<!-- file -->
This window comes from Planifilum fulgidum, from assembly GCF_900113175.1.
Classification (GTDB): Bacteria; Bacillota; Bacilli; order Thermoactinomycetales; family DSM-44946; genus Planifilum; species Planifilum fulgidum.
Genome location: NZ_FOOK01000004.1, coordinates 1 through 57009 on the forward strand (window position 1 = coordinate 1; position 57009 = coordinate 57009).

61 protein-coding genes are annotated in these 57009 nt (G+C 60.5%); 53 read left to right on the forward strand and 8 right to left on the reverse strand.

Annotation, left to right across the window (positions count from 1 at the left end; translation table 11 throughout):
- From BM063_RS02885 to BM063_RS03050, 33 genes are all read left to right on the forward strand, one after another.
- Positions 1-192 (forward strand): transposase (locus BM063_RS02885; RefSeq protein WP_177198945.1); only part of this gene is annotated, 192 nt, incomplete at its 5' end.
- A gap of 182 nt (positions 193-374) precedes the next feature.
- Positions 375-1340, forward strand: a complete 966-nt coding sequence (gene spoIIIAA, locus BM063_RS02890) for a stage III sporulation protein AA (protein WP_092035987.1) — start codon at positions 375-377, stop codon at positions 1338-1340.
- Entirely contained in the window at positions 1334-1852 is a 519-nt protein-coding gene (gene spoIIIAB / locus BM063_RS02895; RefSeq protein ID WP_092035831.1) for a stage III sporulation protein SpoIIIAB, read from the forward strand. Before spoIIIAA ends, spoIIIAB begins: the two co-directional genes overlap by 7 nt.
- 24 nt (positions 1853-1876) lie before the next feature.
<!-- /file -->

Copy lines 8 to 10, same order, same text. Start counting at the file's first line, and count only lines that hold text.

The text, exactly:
- A gap of 182 nt (positions 193-374) precedes the next feature.
- Positions 375-1340, forward strand: a complete 966-nt coding sequence (gene spoIIIAA, locus BM063_RS02890) for a stage III sporulation protein AA (protein WP_092035987.1) — start codon at positions 375-377, stop codon at positions 1338-1340.
- Entirely contained in the window at positions 1334-1852 is a 519-nt protein-coding gene (gene spoIIIAB / locus BM063_RS02895; RefSeq protein ID WP_092035831.1) for a stage III sporulation protein SpoIIIAB, read from the forward strand. Before spoIIIAA ends, spoIIIAB begins: the two co-directional genes overlap by 7 nt.